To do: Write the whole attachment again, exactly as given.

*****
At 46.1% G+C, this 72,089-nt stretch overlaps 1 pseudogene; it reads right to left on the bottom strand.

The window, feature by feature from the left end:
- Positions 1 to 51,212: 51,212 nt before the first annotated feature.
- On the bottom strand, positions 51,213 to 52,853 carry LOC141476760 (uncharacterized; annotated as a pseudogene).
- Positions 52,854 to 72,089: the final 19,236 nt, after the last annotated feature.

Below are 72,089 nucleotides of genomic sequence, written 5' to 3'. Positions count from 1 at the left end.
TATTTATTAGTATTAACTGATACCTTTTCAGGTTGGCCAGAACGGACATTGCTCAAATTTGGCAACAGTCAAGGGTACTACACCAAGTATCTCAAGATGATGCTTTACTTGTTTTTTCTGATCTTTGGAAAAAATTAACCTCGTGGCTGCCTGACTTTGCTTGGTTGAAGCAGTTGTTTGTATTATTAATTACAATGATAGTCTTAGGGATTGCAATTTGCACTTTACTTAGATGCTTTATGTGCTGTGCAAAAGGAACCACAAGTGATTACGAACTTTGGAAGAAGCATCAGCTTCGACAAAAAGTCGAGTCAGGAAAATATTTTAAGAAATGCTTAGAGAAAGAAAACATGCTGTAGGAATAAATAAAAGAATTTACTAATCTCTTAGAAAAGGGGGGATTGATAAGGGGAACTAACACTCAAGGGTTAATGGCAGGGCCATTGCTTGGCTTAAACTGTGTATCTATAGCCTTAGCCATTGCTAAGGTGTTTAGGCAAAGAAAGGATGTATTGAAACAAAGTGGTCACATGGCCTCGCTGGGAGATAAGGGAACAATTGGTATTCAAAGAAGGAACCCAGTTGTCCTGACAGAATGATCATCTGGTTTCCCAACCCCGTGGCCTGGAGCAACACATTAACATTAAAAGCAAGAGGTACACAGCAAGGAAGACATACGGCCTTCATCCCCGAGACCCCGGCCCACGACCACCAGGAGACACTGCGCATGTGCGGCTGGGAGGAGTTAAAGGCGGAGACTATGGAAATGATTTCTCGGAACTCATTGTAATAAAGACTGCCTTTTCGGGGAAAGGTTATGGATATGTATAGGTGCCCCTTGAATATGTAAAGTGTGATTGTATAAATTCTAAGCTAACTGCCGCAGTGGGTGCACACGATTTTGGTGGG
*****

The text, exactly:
At 46.1% G+C, this 72,089-nt stretch overlaps 1 pseudogene; it reads right to left on the bottom strand.

The window, feature by feature from the left end:
- Positions 1 to 51,212: 51,212 nt before the first annotated feature.
- On the bottom strand, positions 51,213 to 52,853 carry LOC141476760 (uncharacterized; annotated as a pseudogene).
- Positions 52,854 to 72,089: the final 19,236 nt, after the last annotated feature.

Below are 72,089 nucleotides of genomic sequence, written 5' to 3'. Positions count from 1 at the left end.
TATTTATTAGTATTAACTGATACCTTTTCAGGTTGGCCAGAACGGACATTGCTCAAATTTGGCAACAGTCAAGGGTACTACACCAAGTATCTCAAGATGATGCTTTACTTGTTTTTTCTGATCTTTGGAAAAAATTAACCTCGTGGCTGCCTGACTTTGCTTGGTTGAAGCAGTTGTTTGTATTATTAATTACAATGATAGTCTTAGGGATTGCAATTTGCACTTTACTTAGATGCTTTATGTGCTGTGCAAAAGGAACCACAAGTGATTACGAACTTTGGAAGAAGCATCAGCTTCGACAAAAAGTCGAGTCAGGAAAATATTTTAAGAAATGCTTAGAGAAAGAAAACATGCTGTAGGAATAAATAAAAGAATTTACTAATCTCTTAGAAAAGGGGGGATTGATAAGGGGAACTAACACTCAAGGGTTAATGGCAGGGCCATTGCTTGGCTTAAACTGTGTATCTATAGCCTTAGCCATTGCTAAGGTGTTTAGGCAAAGAAAGGATGTATTGAAACAAAGTGGTCACATGGCCTCGCTGGGAGATAAGGGAACAATTGGTATTCAAAGAAGGAACCCAGTTGTCCTGACAGAATGATCATCTGGTTTCCCAACCCCGTGGCCTGGAGCAACACATTAACATTAAAAGCAAGAGGTACACAGCAAGGAAGACATACGGCCTTCATCCCCGAGACCCCGGCCCACGACCACCAGGAGACACTGCGCATGTGCGGCTGGGAGGAGTTAAAGGCGGAGACTATGGAAATGATTTCTCGGAACTCATTGTAATAAAGACTGCCTTTTCGGGGAAAGGTTATGGATATGTATAGGTGCCCCTTGAATATGTAAAGTGTGATTGTATAAATTCTAAGCTAACTGCCGCAGTGGGTGCACACGATTTTGGTGGG